After a little over a year of eating and building, I realized my window for prepping for my first bikini competition is getting smaller. I’m getting older and currently am in the best shape of my life. There will be a time when other things are going to have to take more of a priority, but given my current life situation, I don’t have much holding me back. I don’t think there never is truly the right time, but I do think there are more optimal times than others to pursue a goal like this. Most importantly, my coach thought I was ready and had saw potential in me way before I ever did. After discussing things with her I realized now is the time so right after Christmas I started my prep and am now almost 7 weeks in.

So far I’m actually enjoying this journey. It’s taking my discipline to a whole new level and I’m realizing I’m truly an athlete. Trust me when you are prioritizing training, rest, walking past the appetizer tray at a party and opting for sparkling water instead of wine because you’re trying to get stage ready you’re definitely an athlete. This is a whole different level of operating for me and I think I’m going to get exactly the self-development from it I’m seeking.

I’m currently down a little over 5 pounds at this point. We are taking a very controlled and slow approach because there’s no need to be aggressive for many reasons. I’m not saying the aggressive approach is wrong, but for me, and what I want to do, it’s not necessary. Our current approach is what is making this journey enjoyable for me. It is very challenging when you’re already smaller to lose a considerable amount of bodyfat. This goal is pretty extreme and once I’m done with my competition I will be working to get right back to normal bodyfat levels because the level of leanness for the stage is not healthy, sustainable or normal.

I have been pretty transparent with my journey because I want women to understand what it takes to take the body to that next level. The grind, workload and lower calories have started for me, but it’s going to become much more as the weeks go by. For now I’m trying to live as balanced of a life as possible, but as the weeks continue to fly by, training, diet and rest will have to take even more of a front seat, but it’s all temporary.

This bodybuilding journey of mine has unlocked a passion I never though existed and has taught me so much in the last few years. I’ve learned so much through this process that I’m actually going to dedicate another blog to the things I have learned through the sport of bodybuilding because it’s way too much to include in this blog.

We currently have no set timelines. My body is responding and as things start coming together more my coach and I will discuss options for which competition makes sense for me. The best part of competing in bodybuilding is there are shows everywhere all the time. I want to work with my body and not against it so right now timelines are not on the table. I will say if what is currently happening continues we will definitely be in a good place with what I have in mind timeline wise. The best part is I’m ok with taking a little longer because slow and steady is going to be our friend with this goal.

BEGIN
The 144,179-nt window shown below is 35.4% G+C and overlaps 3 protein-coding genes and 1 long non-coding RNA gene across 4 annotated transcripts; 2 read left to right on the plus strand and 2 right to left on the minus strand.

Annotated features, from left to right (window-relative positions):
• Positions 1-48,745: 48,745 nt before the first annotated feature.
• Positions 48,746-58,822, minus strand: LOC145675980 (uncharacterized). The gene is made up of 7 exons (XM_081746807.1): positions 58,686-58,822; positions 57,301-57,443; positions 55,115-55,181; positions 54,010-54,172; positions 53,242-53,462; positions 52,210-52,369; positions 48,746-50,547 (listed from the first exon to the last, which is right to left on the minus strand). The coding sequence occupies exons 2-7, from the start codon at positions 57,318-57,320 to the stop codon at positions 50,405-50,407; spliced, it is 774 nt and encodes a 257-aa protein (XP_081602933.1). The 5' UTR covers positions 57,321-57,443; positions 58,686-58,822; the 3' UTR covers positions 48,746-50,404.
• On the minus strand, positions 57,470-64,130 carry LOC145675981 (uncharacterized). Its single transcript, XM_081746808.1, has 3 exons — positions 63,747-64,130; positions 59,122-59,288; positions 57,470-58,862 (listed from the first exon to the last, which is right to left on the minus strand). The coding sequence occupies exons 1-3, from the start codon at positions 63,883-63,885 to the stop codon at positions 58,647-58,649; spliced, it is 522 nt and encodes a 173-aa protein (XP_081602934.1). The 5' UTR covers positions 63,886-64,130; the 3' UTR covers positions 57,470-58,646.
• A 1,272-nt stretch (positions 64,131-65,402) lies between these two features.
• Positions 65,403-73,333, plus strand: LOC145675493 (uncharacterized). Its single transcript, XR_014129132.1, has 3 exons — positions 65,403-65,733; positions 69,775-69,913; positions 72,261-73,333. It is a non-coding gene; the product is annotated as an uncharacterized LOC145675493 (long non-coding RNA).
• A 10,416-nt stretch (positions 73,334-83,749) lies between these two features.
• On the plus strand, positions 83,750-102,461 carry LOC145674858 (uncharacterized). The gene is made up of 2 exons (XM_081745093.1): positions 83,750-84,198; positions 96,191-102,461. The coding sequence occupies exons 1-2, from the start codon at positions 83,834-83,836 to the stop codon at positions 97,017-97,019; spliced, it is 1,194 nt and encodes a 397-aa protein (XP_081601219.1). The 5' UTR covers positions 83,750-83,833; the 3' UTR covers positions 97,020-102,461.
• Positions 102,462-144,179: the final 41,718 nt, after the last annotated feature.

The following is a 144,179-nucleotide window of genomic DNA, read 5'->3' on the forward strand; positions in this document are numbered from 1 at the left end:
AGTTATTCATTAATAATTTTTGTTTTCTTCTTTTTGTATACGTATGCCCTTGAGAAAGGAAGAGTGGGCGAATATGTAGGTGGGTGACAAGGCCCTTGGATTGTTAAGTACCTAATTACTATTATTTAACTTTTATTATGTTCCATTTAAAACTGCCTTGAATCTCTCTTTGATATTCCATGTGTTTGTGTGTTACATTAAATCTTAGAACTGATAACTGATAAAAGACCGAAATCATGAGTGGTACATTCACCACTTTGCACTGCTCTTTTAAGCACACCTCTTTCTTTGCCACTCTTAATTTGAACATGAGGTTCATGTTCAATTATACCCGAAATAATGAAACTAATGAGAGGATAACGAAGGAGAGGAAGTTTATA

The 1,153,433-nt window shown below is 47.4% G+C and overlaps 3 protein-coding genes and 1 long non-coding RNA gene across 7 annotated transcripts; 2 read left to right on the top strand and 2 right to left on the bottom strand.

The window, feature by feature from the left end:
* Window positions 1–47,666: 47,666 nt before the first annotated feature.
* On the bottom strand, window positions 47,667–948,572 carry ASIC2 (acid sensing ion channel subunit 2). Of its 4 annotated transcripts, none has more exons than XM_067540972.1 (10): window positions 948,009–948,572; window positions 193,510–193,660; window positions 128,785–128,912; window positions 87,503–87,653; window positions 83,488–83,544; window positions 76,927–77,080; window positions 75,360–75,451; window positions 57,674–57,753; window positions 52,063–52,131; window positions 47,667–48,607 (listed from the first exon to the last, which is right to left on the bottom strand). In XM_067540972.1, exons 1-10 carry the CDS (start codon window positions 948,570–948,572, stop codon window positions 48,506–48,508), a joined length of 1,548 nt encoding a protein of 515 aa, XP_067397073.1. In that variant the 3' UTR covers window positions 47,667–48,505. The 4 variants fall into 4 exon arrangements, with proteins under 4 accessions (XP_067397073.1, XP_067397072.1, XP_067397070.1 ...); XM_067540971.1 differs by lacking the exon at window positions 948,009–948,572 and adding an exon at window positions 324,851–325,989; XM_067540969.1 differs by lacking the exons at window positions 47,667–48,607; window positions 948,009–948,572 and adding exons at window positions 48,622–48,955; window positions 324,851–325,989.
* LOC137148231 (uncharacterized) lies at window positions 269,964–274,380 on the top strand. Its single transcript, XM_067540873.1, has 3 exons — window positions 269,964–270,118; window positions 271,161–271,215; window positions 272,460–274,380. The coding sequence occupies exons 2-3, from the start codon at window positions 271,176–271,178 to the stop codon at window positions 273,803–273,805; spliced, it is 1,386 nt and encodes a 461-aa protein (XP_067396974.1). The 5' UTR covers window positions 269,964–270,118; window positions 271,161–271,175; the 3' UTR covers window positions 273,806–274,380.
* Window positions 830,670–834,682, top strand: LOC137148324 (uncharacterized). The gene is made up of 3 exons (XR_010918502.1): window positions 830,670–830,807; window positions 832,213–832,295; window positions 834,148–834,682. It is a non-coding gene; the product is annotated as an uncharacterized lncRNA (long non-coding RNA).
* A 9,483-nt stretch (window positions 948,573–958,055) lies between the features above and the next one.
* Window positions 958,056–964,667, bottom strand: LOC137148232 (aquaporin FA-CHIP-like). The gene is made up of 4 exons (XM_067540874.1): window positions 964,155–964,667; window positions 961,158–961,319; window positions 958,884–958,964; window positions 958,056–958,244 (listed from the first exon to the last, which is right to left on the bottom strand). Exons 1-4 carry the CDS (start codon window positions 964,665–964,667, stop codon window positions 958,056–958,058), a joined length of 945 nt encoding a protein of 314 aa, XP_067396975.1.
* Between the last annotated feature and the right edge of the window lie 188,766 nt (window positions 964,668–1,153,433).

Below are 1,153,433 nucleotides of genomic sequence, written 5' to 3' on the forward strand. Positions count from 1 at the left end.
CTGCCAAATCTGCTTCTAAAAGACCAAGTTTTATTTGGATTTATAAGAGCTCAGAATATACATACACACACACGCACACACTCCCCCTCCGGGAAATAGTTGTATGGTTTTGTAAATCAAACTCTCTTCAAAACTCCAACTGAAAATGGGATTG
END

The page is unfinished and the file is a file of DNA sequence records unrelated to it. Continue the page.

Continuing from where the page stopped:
My fire is lit in ways I never though possible. My heart is completely in this right now and I’m grateful. This is a choice and I wake up everyday reminding myself that I’m choosing this life. I remind myself every time I’m tired or feel like I’m missing out on something. This is exactly why I want to do this. The mental gains I’ve already achieved have been unreal and I can’t wait to see what happens next. For now it’s one day at a time. Thanks for following my journey.



Girl keep reading!

An Open Letter To Those Who Are Loosing Patience

My intent with this letter is to remind you and me that nothing and I mean NOTHING worth having comes without hard work, but there’s something else to this too. Nothing worth having comes without patience. Honestly, think about the times you’ve truly felt extreme gratification or accomplishment? I’d argue those moments came from time, patience and hard work.

An Open Letter To Those Who Feel Alone

To those who are apprehensive or afraid to express your feelings because of judgment, lack of understanding or being rejected please know not everyday has to be perfect. We all know too well how many times battling depression can push people away from us, but know you’re not the only one.